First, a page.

By Marjorie Nesin
---- — Police said Monday they are awaiting word from the state’s medical examiner on the cause of death for the man who died aboard the trawler Osprey Sunday, while Coast Guard officials explained why they called for the vessel to travel to Gloucester rather than launch a more immediate rescue mission when the vessel was still out to sea.
Crew members on board the herring trawler Osprey first contacted the Coast Guard regarding what appeared to be a “severe asthma attack” that caused Michael Grindle to collapse Sunday at around 3:45 a.m. The Coast Guard notified the Osprey’s crew that Coast Guard members would not be responding to the medical emergency at sea.
“There is a Coast Guard policy of how and when we send helicopters based on survival numbers after CPR,” Bryan Swintek, Command Center Chief at Sector Southeastern New England said Monday.
He explained that statistics show a person undergoing chest compressions will typically survive for under an hour without access to a heart defibrillator. A Coast Guard helicopter could have reached the 107-foot herring trawler in about two hours, but the trip to the hospital would expend another hour, he said.
Guard members from the Southeastern sector that received the emergency call instead instructed the crew to perform CPR on Grindle, and his colleagues on board pumped at his chest until about 4 a.m., when his pulse dropped away.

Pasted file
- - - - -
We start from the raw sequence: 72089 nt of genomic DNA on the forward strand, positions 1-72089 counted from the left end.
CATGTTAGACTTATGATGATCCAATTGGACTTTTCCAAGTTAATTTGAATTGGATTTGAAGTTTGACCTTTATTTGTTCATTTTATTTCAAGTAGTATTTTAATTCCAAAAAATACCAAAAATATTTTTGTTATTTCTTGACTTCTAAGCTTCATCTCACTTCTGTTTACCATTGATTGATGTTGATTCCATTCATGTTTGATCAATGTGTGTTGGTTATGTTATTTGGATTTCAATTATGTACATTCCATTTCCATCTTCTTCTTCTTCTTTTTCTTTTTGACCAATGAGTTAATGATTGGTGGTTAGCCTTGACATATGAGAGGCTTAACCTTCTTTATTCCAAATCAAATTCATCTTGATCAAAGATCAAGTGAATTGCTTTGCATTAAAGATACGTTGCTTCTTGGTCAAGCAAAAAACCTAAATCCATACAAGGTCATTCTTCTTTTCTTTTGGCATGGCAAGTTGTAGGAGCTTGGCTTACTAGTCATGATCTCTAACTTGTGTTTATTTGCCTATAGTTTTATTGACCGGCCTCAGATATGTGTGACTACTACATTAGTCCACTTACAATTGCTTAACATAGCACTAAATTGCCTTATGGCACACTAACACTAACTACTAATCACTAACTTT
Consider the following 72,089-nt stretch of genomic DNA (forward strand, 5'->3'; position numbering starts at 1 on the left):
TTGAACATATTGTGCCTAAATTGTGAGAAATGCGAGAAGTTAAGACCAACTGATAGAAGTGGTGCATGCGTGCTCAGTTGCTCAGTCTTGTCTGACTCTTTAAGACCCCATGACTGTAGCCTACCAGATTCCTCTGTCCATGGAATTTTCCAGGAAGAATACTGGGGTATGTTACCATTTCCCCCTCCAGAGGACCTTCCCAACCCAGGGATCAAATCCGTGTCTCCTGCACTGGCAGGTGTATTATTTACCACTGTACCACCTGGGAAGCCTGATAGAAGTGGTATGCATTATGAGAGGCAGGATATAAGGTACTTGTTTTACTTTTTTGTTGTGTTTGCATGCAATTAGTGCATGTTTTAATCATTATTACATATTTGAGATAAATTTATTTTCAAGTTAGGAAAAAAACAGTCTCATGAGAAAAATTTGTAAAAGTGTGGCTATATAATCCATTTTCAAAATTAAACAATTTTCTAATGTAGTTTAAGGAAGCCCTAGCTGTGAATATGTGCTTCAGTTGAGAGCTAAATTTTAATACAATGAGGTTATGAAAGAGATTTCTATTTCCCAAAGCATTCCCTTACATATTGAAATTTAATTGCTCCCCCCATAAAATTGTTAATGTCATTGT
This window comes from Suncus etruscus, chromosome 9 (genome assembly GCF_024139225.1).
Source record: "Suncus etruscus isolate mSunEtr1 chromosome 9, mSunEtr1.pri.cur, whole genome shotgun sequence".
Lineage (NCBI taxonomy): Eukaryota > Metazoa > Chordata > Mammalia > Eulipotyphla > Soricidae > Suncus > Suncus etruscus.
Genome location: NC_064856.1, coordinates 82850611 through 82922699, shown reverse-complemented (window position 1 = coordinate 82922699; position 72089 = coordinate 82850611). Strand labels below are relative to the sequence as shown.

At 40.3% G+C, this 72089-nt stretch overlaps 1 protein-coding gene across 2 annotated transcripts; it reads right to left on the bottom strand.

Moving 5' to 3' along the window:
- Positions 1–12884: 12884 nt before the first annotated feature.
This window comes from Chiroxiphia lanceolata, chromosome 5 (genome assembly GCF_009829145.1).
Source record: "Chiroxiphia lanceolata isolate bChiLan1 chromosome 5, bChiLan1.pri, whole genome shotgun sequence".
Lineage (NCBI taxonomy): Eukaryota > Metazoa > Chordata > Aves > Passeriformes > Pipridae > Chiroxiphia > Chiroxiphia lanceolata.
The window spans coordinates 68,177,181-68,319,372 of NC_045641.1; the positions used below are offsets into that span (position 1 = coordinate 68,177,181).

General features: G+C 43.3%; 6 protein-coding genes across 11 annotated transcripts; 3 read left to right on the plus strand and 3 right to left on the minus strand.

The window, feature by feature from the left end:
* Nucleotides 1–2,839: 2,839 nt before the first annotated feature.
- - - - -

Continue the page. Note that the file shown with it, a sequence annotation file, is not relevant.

A Coast Guard spokeswoman said that to break from the CPR compressions in order to hoist Grindle into the helicopter would have only have proved more detrimental to Grindle’s critical health.
“There would have been no benefit to the victim to actually conduct the med evac,” Myeonghi Clegg said.
Instead, the vessel steamed on to Gloucester with Grindle’s body aboard on a trip that took some 12 hours.
At the time of the first call, the trawler crew had mapped the Osprey’s location as 65 miles from Chatham, according to Coast Guard spokespeople Sunday. Though Coast Guard members said Sunday that they had initially directed the vessel to Gloucester because it was the closest port, a spokesman said Monday that the vessel had also pushed toward its home port because it was considered home to the deceased.
“It was less about getting him to the hospital and more about getting him to the correct port at that point,” Swintek said.
Police, meanwhile, are investigating the death as an “unknown medical condition” that killed Grindle, who lived in Blue Hill, a coastal town in Maine, but had been fishing aboard the Osprey for about two months and living at a Mystic Avenue home in Gloucester while working out of the port.
When the green trawler docked at the otherwise vacant Empire fish wharf adjacent to Coast Guard Gloucester about 4:30 p.m. Gloucester detectives and U.S. Coast Guard members boarded the boat. Not long after, officers from the state medical examiner’s office lifted a body bag from the vessel.
Police discovered a small quantity of what appeared to be a Class A drug in Grindle’s room on board, according to police.But a Gloucester Police K9, trained to sniff out drugs entered the boat but turned up no further illegal substances on the vessel.
Police do not expect to file charges in the case, Campanello said late Sunday night.
Standard protocol requires that the Coast Guard carry out its own investigation, as in any situation involving a marine casualty. Meanwhile, the state medical examiner will continue the police investigation, and Gloucester police sent the substance of what appears to be a Class A drug to a state lab for testing. The listing of Class A drugs includes heroin.
Marjorie Nesin can be reached at 978-283-7000, x3451, or at firstname.lastname@example.org.